Along with this, my insecurity and neurotic tendencies greatly increased. I over-analyzed the things friends would say to me, nitpicking text messages or emails and reading into them obscure condescending or dismissive tones, thinking that they were somehow against me or that I was no longer of value to them as a person. I watched my friends continue to grow in their creative careers and felt like a fucking loser for having been pursuing similar things for a decade and having gotten absolutely nowhere. I compared myself endlessly and was convinced for a while that nobody gave a damn about me or what I had to say. I thought I ought to just stop embarrassing myself by continuing to work on creative things that friends and others must internally scoff at, "Aw, little Josh who thinks he's going somewhere with all these cute little art projects that he thinks are good. Isn't that sad?" I mean, I have 200 followers on Twitter, for goodness sakes--fucking pathetic. Isn't a person's amount of followers and post engagement the equivalent of their value as a human being? (side note--maybe I should stop being dramatic and deleting my accounts across the internet every six months, that might help). Additionally, the podcast that I loved doing, the one thing I've ever been a part of that I stupidly dreamed could actually go somewhere and be my ticket out of a day job, also imploded during this time and came to an end, partly because of me, partly because of things out of my control. So much for that one. The final straw is that a year went by and my stupid movie still wasn't out (still isn't, as of today), and surely no one could possibly care or give a shit about it anymore, it was a pipe-dream to think it would ever be good or that anything would come of it, and that it was just going to be another one for the YouTube graveyard while my Kickstarter backers had probably long ago mourned the loss of the money they gave me.
I was a wreck, man. I still am. Probably always will be to some degree. This isn't some redemptive post about how now I'm all better. Also, I don't list all of the above to throw a pity party or because I'm feeling sorry for myself. I'm just laying out where I've been and acknowledging how unhealthy it was. Most of the behavioral things above have taken a turn for the better and are getting under control because I sought help from a counselor and my work with him has been remarkably fruitful--it is bringing me back to life in a very real way.
I write all of this because part of me needed to say it out loud. To proclaim, if only for myself, that I am done being suppressed by my poor choices, addiction and depression. This doesn't mean I'm pulling myself up by my bootstraps, but that Jesus is doing some very exciting work in my heart and mind. This also doesn't mean I won't mess up--a lot, and badly--but I am not chasing righteousness points or some false merit but a fundamental shift and sanctification in my heart. I am tired of stifling myself because I'm afraid to step into my gifts and speak into other people's lives, because I've got the mental equipment to do so. I think having been through all this goes to show that while I am not some wise sage or great counselor, I do understand what it is to be incredibly broken and still be forgiven, to get to my version of rock bottom and realize there's grace down there. It is unbelievably freeing to be a despicable wretch in one's own eyes, only to discover that they are still, somehow, fully accepted just as they are by God.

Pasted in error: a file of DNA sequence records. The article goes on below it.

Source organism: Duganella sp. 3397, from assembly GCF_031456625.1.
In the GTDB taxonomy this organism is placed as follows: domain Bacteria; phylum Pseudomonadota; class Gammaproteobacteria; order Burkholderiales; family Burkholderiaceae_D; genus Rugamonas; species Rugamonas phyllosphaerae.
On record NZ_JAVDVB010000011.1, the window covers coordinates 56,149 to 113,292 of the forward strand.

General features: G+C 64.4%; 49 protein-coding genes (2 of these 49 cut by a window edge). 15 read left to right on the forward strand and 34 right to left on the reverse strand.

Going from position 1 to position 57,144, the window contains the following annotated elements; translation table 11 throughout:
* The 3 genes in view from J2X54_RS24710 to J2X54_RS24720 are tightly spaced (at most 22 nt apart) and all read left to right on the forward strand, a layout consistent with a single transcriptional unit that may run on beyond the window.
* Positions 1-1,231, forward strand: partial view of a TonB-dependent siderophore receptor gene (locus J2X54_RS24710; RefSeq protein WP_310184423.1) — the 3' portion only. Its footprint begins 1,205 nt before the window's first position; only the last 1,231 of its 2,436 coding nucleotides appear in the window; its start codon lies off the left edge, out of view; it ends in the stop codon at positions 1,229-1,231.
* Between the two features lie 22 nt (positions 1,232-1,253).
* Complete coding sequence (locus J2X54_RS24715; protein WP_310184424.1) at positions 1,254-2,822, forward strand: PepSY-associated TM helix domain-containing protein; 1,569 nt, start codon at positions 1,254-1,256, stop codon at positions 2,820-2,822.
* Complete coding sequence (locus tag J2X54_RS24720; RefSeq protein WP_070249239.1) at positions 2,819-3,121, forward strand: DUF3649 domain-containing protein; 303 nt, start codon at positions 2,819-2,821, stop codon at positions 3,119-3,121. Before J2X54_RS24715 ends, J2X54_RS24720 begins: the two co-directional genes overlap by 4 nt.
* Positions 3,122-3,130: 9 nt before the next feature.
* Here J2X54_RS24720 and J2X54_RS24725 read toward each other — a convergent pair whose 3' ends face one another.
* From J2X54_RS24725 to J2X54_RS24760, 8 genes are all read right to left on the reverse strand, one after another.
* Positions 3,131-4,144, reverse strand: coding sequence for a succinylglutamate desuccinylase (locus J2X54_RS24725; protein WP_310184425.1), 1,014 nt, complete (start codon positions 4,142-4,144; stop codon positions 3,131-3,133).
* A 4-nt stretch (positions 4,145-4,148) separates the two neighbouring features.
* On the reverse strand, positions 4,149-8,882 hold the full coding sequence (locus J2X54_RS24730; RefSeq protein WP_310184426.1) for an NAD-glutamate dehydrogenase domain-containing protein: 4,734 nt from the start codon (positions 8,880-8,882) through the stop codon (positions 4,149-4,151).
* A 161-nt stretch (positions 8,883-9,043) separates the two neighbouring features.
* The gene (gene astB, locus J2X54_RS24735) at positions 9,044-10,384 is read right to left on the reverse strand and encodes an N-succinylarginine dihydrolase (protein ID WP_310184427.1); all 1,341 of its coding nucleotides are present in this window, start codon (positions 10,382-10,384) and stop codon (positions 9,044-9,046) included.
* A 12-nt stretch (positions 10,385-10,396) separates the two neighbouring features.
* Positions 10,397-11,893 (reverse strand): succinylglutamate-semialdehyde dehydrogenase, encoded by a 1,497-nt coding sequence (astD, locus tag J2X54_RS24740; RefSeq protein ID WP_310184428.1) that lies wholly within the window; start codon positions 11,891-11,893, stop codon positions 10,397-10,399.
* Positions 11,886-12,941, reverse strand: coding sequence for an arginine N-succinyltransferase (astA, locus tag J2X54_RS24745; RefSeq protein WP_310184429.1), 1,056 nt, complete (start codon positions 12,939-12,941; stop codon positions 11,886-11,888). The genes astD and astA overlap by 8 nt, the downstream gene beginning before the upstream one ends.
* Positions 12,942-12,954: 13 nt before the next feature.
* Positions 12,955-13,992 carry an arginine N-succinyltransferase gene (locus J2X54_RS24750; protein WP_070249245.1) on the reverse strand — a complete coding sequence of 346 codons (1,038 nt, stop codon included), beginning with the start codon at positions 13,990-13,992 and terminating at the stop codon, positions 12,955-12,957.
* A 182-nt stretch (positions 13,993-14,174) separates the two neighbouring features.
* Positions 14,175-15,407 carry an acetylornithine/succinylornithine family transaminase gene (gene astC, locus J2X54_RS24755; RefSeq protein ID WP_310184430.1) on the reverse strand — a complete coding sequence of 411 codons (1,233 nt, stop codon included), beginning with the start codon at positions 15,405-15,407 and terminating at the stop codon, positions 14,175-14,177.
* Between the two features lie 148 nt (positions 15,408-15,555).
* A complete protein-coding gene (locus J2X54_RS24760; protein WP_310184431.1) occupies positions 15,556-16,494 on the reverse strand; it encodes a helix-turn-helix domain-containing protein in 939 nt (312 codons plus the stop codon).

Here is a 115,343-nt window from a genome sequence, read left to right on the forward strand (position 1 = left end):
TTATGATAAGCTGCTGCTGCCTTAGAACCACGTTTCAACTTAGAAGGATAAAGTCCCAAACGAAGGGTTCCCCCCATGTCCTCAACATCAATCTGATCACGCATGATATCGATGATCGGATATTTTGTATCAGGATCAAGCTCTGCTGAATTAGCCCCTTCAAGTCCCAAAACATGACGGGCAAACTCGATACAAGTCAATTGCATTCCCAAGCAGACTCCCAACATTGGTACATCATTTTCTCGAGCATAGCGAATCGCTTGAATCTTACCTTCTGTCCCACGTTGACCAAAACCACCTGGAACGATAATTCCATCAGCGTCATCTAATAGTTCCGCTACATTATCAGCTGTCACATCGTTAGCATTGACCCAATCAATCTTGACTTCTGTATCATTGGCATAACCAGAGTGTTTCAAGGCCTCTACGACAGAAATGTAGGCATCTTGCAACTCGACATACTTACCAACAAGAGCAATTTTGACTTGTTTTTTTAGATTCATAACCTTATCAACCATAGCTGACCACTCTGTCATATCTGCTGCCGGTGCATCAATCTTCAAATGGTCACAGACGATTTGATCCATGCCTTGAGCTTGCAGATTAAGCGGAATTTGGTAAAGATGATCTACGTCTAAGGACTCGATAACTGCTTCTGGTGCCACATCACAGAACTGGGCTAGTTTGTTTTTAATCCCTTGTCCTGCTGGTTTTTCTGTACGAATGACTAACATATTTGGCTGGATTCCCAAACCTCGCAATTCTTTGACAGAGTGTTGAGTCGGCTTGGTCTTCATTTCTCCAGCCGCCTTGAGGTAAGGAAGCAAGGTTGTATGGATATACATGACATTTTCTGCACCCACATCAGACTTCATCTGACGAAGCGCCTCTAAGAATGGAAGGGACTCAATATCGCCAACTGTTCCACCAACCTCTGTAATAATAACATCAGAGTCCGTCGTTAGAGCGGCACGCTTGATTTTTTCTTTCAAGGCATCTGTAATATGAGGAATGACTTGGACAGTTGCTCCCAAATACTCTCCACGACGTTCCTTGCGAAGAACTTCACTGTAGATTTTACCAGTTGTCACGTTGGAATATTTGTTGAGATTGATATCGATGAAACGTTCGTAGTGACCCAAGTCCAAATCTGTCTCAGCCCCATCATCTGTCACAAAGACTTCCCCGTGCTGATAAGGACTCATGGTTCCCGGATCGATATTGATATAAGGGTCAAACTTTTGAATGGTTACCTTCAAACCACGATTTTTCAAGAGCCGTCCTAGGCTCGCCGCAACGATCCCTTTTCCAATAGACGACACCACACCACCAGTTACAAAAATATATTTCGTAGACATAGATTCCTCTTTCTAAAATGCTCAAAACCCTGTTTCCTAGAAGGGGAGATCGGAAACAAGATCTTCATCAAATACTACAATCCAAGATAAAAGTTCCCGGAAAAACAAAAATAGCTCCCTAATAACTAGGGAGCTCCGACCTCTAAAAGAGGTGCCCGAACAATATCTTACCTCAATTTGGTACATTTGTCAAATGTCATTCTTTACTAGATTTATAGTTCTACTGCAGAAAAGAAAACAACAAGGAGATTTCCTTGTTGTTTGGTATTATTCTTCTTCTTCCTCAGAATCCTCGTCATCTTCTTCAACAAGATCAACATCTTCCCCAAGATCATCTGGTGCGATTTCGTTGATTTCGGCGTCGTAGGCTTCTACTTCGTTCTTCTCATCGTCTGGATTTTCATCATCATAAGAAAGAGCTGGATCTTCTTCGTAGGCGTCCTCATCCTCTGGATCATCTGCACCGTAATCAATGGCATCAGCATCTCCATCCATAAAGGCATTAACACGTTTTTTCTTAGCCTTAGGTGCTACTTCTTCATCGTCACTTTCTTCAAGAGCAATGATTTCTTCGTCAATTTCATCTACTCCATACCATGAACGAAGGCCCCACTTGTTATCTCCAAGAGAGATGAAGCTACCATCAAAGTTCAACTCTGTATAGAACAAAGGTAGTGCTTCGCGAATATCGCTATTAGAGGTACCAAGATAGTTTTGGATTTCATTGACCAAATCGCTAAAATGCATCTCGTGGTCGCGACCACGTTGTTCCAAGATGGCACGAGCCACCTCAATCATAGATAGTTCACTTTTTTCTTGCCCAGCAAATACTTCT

In the near future I'll be starting another podcast on my own simply called Texture, because life is full of texture, taste, intrigue, mystery and wonder. I want to explore that out loud with others, with all different kinds of people. I want to get brutally honest, just like all of the above, not for the sake of shock value or drawing attention to myself but to not let the darkness in us be king. I want to say the shit that others might be afraid to say in order to set something free in them. I hope with all humility that God can and will use me in this way. As I've mulled over my desire to be the sort of helper I talked about, I believe that a podcast is the most fruitful way to do so at this point in life. As soon as things are fully wrapped up with Cordial Kill and that obligation is off my plate, I'll begin.
While this whole gargantuan post has been very Me-centric, my hope in expressing all of this is that I am beginning to actually let go of myself and set my attention on others. Some will read this and think I am nuts, or very strange, or self-absorbed. That's all right, I kind of agree. But too many people are dying inside for me to keep quiet about what I see in them. I do not think I'm special, but I do think I can speak into a few particular things. So let's get messy, let's be bold, let's wrestle some shit out. Maybe we'll learn something along the way.